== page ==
It was called “The Great War” not because it was necessarily good, but because the world had never before known war, death or destruction on that scale.

It was supposed to be the “war that ends all wars”. If only it had been.

Yet the 20th century saw another “world war” and a seemingly never-ending succession of national and international conflicts that have continued into the 21st. As though World War I was not brutal enough, humans have worked hard over the past hundred years to develop even more efficient ways of killing each other.

Despite all that fighting, I live in a country that is free, democratic, and prosperous. That privilege is mine, and indeed every Australian’s, to a very large degree because of those who have fought to defend and preserve our freedom.

This morning, I paused at 11am, even though I was home on my own and there was already no noise. It was the intent of that minute of silence that was different.

We do not stop because it’s a nice thing to do, or because it’s expected of us. It cannot be a mere token, for that would be meaningless.

We do not stop for a minute’s silence to glorify the wars. We do not stop to rejoice in our own nation’s or our allies’ victories. We do not stop to continue the hate, nor to protest. It’s noot about what “side” we were on.

We stop to be thankful for those who fought. We remember tha in addition to the millions of soldiers, there were also doctors and nurses and various other support personnel who served. Many gave their lives, others came home damaged in one way or another. Not a single one of them was unaffected by what they experienced at war.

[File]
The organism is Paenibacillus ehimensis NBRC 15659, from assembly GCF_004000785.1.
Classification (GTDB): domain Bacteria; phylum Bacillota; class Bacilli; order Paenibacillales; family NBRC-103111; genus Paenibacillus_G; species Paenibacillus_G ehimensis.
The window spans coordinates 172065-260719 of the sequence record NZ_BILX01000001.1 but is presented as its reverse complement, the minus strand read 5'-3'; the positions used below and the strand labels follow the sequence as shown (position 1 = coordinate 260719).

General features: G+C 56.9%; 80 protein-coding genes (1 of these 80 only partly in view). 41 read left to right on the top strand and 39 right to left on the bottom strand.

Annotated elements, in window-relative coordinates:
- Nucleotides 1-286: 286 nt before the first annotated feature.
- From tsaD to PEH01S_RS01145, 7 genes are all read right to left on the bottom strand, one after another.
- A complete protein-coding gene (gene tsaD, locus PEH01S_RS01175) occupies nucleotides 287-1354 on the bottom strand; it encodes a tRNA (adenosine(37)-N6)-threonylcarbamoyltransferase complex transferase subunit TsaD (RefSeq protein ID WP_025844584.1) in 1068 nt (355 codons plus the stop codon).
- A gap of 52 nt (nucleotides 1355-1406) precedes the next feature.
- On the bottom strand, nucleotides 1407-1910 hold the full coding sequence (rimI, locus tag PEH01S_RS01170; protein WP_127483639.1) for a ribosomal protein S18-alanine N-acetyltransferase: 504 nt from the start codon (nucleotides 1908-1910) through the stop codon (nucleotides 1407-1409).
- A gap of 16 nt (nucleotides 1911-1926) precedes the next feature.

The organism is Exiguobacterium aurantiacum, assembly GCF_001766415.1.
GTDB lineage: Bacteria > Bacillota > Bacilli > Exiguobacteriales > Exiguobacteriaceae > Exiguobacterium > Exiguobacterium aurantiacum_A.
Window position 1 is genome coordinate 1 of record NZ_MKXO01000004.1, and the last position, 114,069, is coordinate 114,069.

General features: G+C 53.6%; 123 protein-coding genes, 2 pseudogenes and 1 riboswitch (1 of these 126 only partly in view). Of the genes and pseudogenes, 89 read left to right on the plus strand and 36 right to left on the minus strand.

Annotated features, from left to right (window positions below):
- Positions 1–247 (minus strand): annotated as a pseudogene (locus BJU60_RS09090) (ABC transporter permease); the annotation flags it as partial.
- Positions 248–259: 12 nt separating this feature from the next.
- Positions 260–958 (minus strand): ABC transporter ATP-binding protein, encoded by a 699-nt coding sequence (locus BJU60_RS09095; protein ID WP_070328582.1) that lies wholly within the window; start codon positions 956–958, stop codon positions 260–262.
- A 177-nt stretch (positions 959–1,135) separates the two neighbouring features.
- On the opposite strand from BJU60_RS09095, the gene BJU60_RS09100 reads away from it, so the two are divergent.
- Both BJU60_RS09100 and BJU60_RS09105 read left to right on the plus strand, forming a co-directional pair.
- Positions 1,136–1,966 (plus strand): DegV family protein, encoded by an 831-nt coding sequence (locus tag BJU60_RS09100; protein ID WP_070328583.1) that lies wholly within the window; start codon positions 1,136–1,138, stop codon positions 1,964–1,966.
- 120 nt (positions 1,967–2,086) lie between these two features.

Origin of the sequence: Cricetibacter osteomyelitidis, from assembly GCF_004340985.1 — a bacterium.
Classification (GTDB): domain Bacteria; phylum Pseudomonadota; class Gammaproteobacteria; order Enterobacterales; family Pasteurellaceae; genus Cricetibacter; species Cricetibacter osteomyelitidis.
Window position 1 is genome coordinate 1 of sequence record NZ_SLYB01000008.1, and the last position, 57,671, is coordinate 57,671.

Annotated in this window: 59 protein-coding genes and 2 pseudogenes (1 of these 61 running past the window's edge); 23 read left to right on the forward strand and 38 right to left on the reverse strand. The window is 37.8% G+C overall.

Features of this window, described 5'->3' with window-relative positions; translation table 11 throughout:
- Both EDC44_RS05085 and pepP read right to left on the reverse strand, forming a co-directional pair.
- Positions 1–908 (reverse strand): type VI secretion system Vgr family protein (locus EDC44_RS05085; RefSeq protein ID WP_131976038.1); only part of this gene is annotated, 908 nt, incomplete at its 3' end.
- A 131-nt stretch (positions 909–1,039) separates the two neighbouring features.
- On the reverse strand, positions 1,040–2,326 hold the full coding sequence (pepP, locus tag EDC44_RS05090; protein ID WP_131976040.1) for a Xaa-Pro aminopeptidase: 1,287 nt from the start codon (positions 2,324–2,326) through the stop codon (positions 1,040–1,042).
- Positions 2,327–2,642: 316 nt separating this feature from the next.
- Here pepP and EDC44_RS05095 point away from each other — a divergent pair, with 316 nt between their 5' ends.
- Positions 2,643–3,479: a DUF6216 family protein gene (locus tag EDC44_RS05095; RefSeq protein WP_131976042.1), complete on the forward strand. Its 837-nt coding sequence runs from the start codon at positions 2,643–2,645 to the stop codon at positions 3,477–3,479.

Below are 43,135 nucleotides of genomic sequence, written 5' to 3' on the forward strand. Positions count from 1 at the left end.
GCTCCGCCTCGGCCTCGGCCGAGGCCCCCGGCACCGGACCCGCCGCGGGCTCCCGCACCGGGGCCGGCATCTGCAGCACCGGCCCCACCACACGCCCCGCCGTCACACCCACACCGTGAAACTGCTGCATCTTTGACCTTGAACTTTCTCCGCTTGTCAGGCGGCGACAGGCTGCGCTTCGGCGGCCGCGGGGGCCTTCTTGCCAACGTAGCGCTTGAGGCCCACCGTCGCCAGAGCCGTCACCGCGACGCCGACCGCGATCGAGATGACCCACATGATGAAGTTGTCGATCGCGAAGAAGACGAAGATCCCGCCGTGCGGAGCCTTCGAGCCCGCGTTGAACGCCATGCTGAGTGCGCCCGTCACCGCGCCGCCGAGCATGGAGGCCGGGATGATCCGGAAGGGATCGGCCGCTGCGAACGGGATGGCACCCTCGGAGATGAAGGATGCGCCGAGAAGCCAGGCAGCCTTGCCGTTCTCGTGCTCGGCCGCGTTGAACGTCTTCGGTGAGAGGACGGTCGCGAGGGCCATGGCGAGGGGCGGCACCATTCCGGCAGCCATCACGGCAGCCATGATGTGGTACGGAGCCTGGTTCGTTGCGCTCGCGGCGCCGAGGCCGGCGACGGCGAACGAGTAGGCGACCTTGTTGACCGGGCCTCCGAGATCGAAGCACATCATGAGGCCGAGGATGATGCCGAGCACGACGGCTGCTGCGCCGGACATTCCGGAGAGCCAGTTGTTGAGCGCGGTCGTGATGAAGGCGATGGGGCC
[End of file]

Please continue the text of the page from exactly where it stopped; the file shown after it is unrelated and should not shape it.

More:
We stop to remember, because we must never allow ourselves to forget.

It is only by remembering the horrors of the past that we have any hope of not repeating them.

To all who served: I thank you from the bottom of my free and privileged Australian heart.

ANZAC Day: It’s Part Of Who We Are.

ANZAC Day is more than just a very special day. It’s part of who we are.

Today is ANZAC Day: the day on which Australians and New Zealanders stop to commemorate and reflect on the sacrifice of all those who served our countries – very often side by side – in World War I, and ever since.

113 years after the ANZAC forces stormed the beaches and clambered up the cliffs at Gallipoli, we stand in sombre silence and remember the enormous losses of life suffered on that day, and every other day, during major conflicts like the two World Wars. Every year, attendance at dawn services, ANZAC Day marches, and commemoration ceremonies around Australia grows, even though all the soldiers who fought in World War I, and many who fought in World War II, have passed away.

2018-04-25 12.13.17Peter Rock, the MC at this morning’s ceremony at the cenotaph in my local town, made a profound observation in the early moments of his opening speech: “Those who are surprised by the fact that ANZAC Day commemorations continue to draw record attendance understand very little of our national character.” He went on to speak about how and why we remember those who fought and sacrificed themselves for our freedom. Their bravery is renowned, but so is their commitment despite adversity, their mateship, and their love for their country. He’s absolutely right – those are qualities that have indeed become part of our national character. Our freedom and our mateship are the rewards of their courage and service.